McGill history professor Gil Troy - a passionate moderate, author of Why I Am A Zionist and a Shalom Hartman Research Fellow in Jerusalem...
Wed,Aug 20,2014 24 Av 5774
As the debate rages over Iran’s nuclear intentions – and Israel’s options, both military and otherwise – we need to acknowledge three recent moments that are making many people doubt the wisdom of an Israeli strike against Iran’s nuclear facilities. Both Israeli and American policymakers need to be aware of the dark, nearly blinding, shadow of recent history, because in our 24/7 media world, responding to those fears is an essential part of telling the right story. And getting it right is not just spin. It is of strategic value in democracies like the United States and Israel.
Those supporting a military option against Iraq have invoked Neville Chamberlain’s appeasement of Adolf Hitler, Jimmy Carter’s indulgence of the Ayatollahs, and the West’s tendency to tolerate dictators as negative examples. They have mentioned the fight against Nazism, the resistance that ultimately defeated the Soviets in the Cold War, and Israel’s super-successful, surprise-strikes against Iraqi and Syrian nuclear facilities as positive examples. Bullies crumble, the optimistic chorus suggests, and democracies rise to the challenge, when necessary. Having done it successfully before, the reasoning goes, Israel, and the United States can and should do it again.
Many Americans, however, are doubly traumatized by the Iraq war, which began in March, 2003 but was triggered by the September 11th terrorist attacks. Most important, many continue to believe that George W. Bush lied America into the conflict. The absence of WMDs – Weapons of Mass Destruction -- suggests to them that Bush manipulated the data and imagined a Saddam Hussein weapons program where none existed, to drag America into war.
The sorry spectacle of the most credible member of the Bush Administration, Secretary of State Colin Powell, making the case for war and WMDs before the United Nations Security Council, seemingly confirms the impression that the whole buildup to the war was a farce. The WMD story seems to be a cover for a VMA – a Very Mad America after the 9/11 trauma – and, unfortunately, Benjamin Netanyahu is closer to George W. Bush in the public credibility scale than he is to where Colin Powell was in public trust and esteem before the unfound weapons debacle.
There are two alternative scenarios. First, that there were WMDs and they were hidden, perhaps in Syria, which is what Israeli intelligence seemed to believe. And second, the fact that British intelligence, Israeli intelligence, and Colin Powell himself believed Saddam Hussein’s WMD posturing, suggests to me – and to others – that the liar was Saddam not Bush. Saddam Hussein overdid his con, convincing credible people that he was further ahead in his weapons development than he was, and paid for it with his regime and his life. That interpretation treats Bush and company as themselves gullible not venal. Still, whatever your interpretation, the Iraq war first teaches skepticism regarding claims that one regime or another is “close” to nuclear capability.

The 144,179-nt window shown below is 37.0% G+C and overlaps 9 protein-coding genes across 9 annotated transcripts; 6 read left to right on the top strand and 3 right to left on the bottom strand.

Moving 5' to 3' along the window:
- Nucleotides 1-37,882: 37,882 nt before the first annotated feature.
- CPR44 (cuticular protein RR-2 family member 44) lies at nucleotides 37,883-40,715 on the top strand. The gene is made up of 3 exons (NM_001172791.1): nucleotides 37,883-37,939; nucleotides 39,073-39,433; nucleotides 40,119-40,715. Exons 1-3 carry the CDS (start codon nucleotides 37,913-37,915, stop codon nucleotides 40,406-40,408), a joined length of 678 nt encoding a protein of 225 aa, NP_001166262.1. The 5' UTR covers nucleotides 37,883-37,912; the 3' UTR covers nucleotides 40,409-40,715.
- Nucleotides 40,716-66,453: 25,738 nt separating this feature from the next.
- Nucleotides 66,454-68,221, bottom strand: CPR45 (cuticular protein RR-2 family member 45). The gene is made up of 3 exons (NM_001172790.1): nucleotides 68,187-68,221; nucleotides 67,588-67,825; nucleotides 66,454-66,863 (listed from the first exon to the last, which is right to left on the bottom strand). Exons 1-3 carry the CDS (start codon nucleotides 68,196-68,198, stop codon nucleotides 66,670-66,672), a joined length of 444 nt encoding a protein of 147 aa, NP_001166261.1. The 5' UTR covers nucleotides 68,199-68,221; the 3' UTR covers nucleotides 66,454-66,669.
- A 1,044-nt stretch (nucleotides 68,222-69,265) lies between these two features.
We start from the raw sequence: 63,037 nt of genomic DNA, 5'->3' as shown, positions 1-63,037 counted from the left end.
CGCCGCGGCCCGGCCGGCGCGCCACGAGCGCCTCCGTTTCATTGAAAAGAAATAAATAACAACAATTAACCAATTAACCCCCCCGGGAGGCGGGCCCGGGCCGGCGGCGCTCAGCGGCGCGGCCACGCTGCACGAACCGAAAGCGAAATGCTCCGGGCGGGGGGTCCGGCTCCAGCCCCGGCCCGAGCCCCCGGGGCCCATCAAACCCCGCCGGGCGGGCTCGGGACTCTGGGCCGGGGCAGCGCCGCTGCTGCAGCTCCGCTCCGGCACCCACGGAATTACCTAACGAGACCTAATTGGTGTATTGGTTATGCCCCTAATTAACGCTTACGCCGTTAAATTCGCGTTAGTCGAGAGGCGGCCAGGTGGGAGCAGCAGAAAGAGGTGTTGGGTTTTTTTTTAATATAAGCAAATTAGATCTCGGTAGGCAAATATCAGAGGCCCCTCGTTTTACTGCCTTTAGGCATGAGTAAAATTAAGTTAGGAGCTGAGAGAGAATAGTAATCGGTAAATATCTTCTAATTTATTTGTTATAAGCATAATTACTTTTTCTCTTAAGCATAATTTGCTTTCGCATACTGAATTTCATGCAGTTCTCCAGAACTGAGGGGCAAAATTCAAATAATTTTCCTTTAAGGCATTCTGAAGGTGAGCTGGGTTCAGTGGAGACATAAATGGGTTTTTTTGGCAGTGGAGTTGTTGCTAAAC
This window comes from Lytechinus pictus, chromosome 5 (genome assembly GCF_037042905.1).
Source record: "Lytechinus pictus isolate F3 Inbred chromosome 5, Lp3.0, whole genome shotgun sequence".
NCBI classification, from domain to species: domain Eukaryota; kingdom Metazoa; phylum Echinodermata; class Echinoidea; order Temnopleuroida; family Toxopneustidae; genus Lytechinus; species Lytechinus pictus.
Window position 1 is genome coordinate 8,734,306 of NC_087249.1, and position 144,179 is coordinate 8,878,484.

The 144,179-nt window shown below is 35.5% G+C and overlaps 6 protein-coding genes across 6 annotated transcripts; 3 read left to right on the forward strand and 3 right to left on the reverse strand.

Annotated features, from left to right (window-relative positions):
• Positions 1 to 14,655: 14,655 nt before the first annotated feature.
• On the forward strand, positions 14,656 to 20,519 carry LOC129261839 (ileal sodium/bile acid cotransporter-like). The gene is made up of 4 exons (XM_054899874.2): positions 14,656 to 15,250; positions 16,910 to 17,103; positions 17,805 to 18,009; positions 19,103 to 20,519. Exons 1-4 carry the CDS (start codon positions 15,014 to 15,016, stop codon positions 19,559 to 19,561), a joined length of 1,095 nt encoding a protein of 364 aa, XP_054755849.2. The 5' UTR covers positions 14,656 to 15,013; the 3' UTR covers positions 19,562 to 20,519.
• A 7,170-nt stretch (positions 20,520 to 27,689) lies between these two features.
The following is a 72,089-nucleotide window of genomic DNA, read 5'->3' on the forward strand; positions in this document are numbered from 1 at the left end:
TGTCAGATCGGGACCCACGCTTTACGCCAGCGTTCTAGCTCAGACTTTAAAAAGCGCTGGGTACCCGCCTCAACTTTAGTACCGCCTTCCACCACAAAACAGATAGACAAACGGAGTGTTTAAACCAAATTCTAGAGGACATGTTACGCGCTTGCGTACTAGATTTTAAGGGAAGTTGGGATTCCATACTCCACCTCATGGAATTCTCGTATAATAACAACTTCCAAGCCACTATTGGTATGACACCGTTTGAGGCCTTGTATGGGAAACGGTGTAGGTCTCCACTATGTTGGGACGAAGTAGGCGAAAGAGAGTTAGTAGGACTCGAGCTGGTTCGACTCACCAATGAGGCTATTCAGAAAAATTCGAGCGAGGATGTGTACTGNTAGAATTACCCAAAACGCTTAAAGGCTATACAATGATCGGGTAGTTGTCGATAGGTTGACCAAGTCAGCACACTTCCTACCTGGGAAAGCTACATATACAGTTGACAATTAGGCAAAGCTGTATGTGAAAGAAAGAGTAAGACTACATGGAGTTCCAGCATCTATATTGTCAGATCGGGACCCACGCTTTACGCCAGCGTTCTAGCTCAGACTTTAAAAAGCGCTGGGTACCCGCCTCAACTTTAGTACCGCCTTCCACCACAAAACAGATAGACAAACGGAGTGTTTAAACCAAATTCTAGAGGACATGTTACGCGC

The second lesson of the Iraq War is even more sobering. Historians have long taught that even though many nations frequently go to war to preserve the status quo – the status quo is every war’s one guaranteed victim. The Iraq War reinforced that lesson dramatically, resulting in chaos and shaking Americans’ own faith in their military might. Americans learned that we could defeat Saddam, but we lacked the power to impose the kind of peace we wanted at the kind of pace we could accept.
Israelis learned a similar lesson from the Second Lebanon War of 2006. Israel crushed Lebanese infrastructure – and wiped out many Hezbollah strongholds, especially when the war began. But Israel could not crush Hezbollah, stop the missiles raining on the north, or even capture Hassan Nasrallah, who continues to manipulate Lebanese politics today, six years later, even as he remains in hiding.
The Second Lebanon War ultimately ended the nearly four-decade old Six Day War heroic hangover for many. If the Yom Kippur War of 1973 buried the myth of Israeli invulnerability, the Second Lebanon War of 2006 buried the myth of Israeli invincibility. The Egyptian-Syrian surprise attack made Israel bleed – but Israel’s army revived and conquered. The Lebanon War made Israel doubt, for Israel’s army flailed away at the Hezbollah rocket launches without solving the problem.
Leaders cannot be handcuffed by history, but they should heed its lessons. There are political and operational warnings aplenty. Neither the Israeli nor American public has much appetite for failure, for prolonged conflict, or for ambiguity in the precipitating factors or the ultimate results.
In this case, both Israeli and American policy makers must figure out how to convince a skeptical public that Iran is rushing to go nuclear, they have to reassure millions that there are no other alternatives to war, and they have to deliver a decisive blow with minimal fallout or blowback. The kind of sloppiness that had the United States unprepared to govern Iraq, the day after Saddam fell, is not acceptable now. After all this talk, after all this preparation, Israel and the United States will have to justify the move – and the wait.
I do not feel competent to judge whether or not a military attack is now justified. The papers seem full of cover stories, political postures, military feints, and misdirection. But if Israel and/or the United States enter into a war with Iran, the PR challenge is to explain, to spin, but ultimately to sell. The military challenge is to win – and win big.
Gil Troy is Professor of History at McGill University and a Shalom Hartman Research Fellow in Jerusalem. His next book, “Moynihan’s Moment: America’s Fight Against Zionism as Racism,” will be published this fall by Oxford University Press.